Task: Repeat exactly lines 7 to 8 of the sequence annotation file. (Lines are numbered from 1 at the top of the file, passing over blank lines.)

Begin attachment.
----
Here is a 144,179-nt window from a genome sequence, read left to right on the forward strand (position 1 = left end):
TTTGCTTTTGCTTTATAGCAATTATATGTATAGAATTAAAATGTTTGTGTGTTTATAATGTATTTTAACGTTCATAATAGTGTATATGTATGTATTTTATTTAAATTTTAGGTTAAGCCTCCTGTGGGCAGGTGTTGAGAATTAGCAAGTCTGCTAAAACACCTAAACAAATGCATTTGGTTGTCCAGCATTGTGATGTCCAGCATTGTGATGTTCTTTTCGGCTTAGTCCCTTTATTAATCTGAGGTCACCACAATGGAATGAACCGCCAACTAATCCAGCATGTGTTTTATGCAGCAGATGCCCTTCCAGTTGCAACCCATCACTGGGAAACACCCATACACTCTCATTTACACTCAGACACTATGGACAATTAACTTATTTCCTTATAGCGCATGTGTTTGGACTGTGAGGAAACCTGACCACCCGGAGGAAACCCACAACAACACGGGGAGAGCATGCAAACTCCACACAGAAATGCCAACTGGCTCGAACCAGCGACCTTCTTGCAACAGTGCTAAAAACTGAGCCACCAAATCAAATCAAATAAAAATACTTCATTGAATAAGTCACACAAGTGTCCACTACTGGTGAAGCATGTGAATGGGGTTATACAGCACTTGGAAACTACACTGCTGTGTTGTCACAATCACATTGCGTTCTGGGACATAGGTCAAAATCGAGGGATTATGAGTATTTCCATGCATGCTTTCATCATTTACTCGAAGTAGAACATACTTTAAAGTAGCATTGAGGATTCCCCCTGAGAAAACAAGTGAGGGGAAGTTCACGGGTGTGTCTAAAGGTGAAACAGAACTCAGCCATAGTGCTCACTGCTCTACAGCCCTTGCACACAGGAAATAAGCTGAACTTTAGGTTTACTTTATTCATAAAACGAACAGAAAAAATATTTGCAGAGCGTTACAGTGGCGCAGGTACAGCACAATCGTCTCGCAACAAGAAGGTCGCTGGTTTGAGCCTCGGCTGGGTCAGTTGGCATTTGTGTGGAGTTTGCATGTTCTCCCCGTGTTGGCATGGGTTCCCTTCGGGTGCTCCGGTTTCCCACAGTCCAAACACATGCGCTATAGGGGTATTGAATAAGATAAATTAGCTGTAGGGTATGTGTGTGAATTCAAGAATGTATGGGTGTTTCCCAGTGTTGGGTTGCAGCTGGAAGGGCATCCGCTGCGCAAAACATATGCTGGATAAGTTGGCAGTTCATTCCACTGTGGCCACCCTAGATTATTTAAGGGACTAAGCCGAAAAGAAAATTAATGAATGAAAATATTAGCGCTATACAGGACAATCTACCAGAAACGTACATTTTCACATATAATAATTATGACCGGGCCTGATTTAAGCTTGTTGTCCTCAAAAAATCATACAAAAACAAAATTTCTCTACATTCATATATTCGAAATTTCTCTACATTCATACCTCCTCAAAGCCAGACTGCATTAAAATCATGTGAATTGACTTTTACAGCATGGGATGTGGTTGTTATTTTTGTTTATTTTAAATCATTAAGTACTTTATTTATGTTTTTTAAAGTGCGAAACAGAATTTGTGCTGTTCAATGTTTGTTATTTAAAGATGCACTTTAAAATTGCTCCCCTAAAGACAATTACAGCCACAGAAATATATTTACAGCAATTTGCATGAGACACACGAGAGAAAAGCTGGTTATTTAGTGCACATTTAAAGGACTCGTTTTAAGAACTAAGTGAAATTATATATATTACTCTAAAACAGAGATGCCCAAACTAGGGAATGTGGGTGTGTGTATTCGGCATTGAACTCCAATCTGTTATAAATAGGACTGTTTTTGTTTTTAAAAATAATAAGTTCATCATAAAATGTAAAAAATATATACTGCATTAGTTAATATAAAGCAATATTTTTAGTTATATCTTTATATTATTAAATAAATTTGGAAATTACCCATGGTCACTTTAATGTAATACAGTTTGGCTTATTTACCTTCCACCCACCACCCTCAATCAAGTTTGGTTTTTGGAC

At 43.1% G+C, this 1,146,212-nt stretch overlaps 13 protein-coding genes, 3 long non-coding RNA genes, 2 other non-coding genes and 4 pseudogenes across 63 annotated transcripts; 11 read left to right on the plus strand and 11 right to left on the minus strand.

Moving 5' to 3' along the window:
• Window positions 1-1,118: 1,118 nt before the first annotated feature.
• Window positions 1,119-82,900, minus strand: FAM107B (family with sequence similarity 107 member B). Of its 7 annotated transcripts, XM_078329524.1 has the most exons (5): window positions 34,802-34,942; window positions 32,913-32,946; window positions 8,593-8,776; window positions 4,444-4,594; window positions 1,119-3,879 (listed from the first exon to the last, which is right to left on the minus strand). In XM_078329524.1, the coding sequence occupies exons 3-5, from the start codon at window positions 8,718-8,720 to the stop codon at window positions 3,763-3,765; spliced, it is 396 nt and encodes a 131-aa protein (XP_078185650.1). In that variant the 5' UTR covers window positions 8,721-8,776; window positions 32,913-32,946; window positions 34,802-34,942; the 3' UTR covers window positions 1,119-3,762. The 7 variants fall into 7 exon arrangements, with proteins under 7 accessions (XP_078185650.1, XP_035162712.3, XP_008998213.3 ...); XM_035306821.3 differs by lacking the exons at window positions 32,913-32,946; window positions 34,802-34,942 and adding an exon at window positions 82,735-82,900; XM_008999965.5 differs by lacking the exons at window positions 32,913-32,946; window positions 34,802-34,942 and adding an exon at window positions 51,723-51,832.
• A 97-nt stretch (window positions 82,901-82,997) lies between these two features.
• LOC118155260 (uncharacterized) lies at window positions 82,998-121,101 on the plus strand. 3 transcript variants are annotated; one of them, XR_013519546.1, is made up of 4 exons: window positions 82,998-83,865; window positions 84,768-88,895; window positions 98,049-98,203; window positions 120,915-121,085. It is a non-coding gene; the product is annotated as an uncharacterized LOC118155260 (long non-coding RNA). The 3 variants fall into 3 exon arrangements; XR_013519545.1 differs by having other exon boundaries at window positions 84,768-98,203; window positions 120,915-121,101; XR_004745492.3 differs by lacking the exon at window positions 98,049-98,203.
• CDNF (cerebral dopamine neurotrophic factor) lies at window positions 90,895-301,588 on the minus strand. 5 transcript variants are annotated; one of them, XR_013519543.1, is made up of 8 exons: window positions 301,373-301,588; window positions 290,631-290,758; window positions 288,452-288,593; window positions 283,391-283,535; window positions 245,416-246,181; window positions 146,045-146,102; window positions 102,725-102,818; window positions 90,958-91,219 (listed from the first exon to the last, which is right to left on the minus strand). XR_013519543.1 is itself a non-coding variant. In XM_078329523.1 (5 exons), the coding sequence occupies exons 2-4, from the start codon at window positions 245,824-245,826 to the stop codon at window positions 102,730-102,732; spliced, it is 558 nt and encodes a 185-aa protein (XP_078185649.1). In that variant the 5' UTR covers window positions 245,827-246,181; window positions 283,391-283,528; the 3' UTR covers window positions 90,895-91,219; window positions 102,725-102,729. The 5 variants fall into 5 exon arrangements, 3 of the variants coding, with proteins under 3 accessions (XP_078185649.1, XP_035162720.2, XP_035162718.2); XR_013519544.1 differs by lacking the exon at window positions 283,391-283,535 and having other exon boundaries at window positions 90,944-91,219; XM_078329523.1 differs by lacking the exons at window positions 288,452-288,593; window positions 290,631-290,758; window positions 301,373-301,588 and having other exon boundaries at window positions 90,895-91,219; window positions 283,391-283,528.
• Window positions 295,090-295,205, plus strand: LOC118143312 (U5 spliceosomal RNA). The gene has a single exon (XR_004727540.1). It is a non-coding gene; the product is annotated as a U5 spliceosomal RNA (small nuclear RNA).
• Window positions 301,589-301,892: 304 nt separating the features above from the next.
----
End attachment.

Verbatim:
• A 97-nt stretch (window positions 82,901-82,997) lies between these two features.
• LOC118155260 (uncharacterized) lies at window positions 82,998-121,101 on the plus strand. 3 transcript variants are annotated; one of them, XR_013519546.1, is made up of 4 exons: window positions 82,998-83,865; window positions 84,768-88,895; window positions 98,049-98,203; window positions 120,915-121,085. It is a non-coding gene; the product is annotated as an uncharacterized LOC118155260 (long non-coding RNA). The 3 variants fall into 3 exon arrangements; XR_013519545.1 differs by having other exon boundaries at window positions 84,768-98,203; window positions 120,915-121,101; XR_004745492.3 differs by lacking the exon at window positions 98,049-98,203.